Theatre Reimagined

Ismailova Theatre of Dance embraces the digital in Seeking Everyday Magicians By Rachel Silver Maddock
  • Artists of Ismailova Theatre of Dance / Photo courtesy of Ismailova Theatre of Dance

Seeking Everyday Magicians

June 17, online performance by Ismailova Theatre of Dance

In this coronavirus age, many dance companies are trying to stay connected to their communities by digging deep into their digital archives and “livestreaming” pre-existing works. But that option didn’t feel right for Merey Ismailova, artistic director of Toronto-based company Ismailova Theatre of Dance. “I wasn’t getting that emotional connection [when watching performance online],” she explained in the post-show talkback. 

Rather than giving up on the full scripted live work scheduled for this summer, Ismailova decided to pare down the cast and completely reimagine the show for a digital platform. Seeking Everyday Magicians is an immersive Zoom performance that strives to recreate the energetic exchange of live theatre. The original work was created and rehearsed completely over Zoom, with six cast members collaborating between BC, Toronto and Kazakhstan. 

Attending a digital performance is an odd experience – do I dress up? I opt to change out of sweatpants to “attend” the event, which has a list of instructions on the e-ticket. We are encouraged to treat the show like a theatregoing experience by turning off lights, turning off phones and putting the computer on Do Not Disturb. In the virtual waiting room, I stare at the message “Please wait, the meeting host will let you in soon” and long for the people-watching and expectant chatter that normally precedes a show.

Like a live theatre space, technology (and especially Zoom) can be unpredictable. But Seeking Everyday Magicians finds creative ways to include this in the performance. At the start, audience members are guided through a Zoom tutorial with theatrical flair. A live “computer assistant” (Hailey Christie-Hoyle), lit with an unearthly glow, takes us through some basic steps to set up our screens. She is amusingly convincing as an AI, tilting her head slightly and smiling. Once she is sure every audience member can hear and see – this is an imperfect, cumbersome but necessary process – she “loads the program,” which starts the show.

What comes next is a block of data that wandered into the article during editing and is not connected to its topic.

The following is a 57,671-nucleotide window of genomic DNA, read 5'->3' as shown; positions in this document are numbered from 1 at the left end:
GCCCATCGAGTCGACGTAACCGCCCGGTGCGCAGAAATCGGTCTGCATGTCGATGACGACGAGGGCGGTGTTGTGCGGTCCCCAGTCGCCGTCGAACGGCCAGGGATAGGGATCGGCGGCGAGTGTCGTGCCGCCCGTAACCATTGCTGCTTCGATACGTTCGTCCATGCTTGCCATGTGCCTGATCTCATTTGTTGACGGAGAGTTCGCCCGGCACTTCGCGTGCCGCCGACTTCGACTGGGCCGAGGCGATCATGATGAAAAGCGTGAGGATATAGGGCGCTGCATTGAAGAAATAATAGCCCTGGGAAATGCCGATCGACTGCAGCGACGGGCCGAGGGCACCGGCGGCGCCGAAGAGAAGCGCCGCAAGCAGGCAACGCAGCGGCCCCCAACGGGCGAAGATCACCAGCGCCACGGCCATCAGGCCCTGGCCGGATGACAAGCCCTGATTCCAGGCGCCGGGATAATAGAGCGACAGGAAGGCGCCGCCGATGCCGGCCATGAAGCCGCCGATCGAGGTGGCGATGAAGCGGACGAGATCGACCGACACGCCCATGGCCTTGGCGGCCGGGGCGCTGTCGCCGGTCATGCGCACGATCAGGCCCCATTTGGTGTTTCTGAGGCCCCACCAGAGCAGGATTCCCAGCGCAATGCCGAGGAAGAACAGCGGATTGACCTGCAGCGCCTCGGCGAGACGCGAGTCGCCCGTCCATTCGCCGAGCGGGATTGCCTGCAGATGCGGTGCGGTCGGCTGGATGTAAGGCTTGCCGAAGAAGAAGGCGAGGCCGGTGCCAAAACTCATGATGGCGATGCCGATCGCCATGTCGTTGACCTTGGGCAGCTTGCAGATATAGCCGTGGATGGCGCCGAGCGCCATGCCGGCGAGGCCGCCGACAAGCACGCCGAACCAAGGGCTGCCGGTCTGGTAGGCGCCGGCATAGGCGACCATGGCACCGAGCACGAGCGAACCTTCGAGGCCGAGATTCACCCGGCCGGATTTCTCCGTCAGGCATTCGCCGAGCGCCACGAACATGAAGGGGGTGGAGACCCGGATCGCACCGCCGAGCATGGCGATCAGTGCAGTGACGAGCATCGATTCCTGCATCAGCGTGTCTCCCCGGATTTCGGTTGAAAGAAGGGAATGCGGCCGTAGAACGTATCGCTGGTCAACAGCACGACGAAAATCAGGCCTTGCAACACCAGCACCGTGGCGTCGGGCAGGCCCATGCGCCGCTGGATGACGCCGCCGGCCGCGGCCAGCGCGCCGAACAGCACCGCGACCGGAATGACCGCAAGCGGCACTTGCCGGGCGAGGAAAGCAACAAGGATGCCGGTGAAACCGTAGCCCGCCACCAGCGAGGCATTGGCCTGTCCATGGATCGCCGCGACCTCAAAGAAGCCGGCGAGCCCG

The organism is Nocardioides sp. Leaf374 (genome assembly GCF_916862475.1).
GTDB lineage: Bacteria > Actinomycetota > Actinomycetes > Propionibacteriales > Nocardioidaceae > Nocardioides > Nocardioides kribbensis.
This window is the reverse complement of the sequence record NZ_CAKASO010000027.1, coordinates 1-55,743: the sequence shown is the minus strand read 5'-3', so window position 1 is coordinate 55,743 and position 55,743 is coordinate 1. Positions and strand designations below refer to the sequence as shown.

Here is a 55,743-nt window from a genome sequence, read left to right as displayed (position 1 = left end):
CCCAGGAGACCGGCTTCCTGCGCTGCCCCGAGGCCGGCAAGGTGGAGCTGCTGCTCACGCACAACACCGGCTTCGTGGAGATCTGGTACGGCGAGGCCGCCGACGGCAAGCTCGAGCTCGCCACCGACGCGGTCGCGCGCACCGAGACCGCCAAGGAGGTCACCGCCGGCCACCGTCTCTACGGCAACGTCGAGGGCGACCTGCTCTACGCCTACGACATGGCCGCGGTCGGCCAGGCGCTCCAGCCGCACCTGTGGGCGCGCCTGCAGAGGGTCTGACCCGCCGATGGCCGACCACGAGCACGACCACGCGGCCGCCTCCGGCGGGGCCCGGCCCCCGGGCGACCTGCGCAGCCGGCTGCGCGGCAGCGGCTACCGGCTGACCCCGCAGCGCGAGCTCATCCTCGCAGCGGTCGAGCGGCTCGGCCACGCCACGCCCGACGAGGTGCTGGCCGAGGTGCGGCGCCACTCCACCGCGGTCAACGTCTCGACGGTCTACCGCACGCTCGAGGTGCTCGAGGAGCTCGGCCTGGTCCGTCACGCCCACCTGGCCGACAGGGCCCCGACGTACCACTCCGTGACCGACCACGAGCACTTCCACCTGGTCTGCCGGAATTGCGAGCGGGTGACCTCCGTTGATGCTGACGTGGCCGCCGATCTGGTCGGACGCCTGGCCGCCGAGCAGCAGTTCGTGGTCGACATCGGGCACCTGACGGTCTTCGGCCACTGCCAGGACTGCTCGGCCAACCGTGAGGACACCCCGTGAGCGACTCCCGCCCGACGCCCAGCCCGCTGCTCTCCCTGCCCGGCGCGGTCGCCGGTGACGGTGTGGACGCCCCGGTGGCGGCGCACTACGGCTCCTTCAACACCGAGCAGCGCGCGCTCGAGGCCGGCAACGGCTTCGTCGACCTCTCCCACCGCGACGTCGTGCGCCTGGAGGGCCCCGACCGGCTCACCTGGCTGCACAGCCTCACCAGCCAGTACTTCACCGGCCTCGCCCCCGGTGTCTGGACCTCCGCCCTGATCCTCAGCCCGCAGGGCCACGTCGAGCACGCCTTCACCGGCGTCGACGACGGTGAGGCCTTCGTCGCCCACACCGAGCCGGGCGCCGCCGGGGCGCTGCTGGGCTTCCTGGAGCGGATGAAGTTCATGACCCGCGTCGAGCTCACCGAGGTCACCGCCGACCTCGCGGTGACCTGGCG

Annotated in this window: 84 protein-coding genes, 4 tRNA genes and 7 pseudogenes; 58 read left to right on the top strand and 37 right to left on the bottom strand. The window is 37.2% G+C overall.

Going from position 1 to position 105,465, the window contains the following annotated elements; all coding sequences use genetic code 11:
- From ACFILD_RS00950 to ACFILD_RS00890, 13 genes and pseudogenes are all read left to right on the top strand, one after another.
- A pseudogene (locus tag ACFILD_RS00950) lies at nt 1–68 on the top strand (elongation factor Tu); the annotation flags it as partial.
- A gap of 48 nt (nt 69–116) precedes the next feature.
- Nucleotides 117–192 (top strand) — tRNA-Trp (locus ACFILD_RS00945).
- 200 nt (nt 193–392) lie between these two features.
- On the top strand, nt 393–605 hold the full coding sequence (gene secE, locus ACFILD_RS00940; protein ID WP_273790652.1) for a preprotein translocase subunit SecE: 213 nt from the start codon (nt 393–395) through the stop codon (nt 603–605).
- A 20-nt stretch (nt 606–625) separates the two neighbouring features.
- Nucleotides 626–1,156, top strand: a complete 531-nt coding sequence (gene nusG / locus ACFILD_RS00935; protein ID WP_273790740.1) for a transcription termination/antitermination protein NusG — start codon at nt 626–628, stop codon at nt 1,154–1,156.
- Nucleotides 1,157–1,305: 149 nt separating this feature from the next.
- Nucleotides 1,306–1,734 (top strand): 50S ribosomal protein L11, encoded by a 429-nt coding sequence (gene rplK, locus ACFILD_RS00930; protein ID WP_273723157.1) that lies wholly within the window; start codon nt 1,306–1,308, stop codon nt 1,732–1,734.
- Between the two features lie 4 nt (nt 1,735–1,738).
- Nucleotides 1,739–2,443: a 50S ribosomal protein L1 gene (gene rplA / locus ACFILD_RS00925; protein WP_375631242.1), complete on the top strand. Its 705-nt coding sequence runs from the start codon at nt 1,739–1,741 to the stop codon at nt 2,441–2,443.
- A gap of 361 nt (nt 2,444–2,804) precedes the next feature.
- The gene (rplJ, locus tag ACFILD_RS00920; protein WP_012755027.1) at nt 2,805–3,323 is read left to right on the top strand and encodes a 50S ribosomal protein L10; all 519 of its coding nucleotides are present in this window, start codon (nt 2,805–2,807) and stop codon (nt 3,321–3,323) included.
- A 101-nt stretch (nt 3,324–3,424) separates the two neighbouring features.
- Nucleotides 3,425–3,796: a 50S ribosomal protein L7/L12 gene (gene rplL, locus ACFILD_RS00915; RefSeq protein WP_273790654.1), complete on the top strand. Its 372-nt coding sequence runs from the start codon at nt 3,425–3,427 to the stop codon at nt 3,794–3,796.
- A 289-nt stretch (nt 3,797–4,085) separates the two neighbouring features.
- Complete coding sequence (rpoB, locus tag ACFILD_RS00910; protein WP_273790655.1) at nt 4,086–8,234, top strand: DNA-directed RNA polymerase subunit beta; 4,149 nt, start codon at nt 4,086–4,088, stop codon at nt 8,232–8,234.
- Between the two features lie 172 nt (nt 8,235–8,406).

Artists in Seeking Everyday Magicians / Photo courtesy of Ismailova Theatre of Dance


The light and entertaining story that follows is inspired by a Spanish play, Trees Die Standing Tall by Alejandro Casona. We are placed in a virtual “interview” with the director of the Charity of Lost Souls, an organization that performs acts of goodness for those who need it most. The loveable riff-raff character of the director (Drew Chale) takes us through some heartwarming completed “projects” by letting us look into the (Zoom) windows of three characters who receive help from the charity to overcome their struggles. 

Music, dance and acting all have a part to play in the unfolding of the three stories, which are cleverly connected through everyday miracles. At moments throughout the show, audience members are invited to participate in sharing their screens through a pop-up invitation. When the character Marisha (Marisha Ismailova), with help from a nightingale, finally finishes composing her song, the director says with emotion, “It brings joy and inspiration to the whole neighbourhood.” As she plays cascading piano music, audience members’ faces begin appearing in windows all over the screen in a virtual “neighbourhood.” Even though these moments were a little cheesy, I couldn’t help but smile as we were inserted into the story.

Though it’s simple, the plot has perhaps just enough mystery for a digital platform, and just enough goodwill to reach us in this strange and difficult season. Certain topics hit home – stuck in her room, the isolated character of Martha (Nicole Decsey) struggles with depression until the director leaves a gift on her windowsill – and I do feel invested in the characters as I would in a live show. Though the dance sequences feel sadly two-dimensional, the subtleties of the actors’ facial expressions translate powerfully over Zoom. 

At the end of the work, as Marisha plays piano and sings the encouraging words, “We can help each other out in the dark and depressing times,” audience members’ faces pop up again in a shared virtual neighbourhood. And looking around from box to box, I realize the feeling that I have been missing over the past few months – experiencing performance together.

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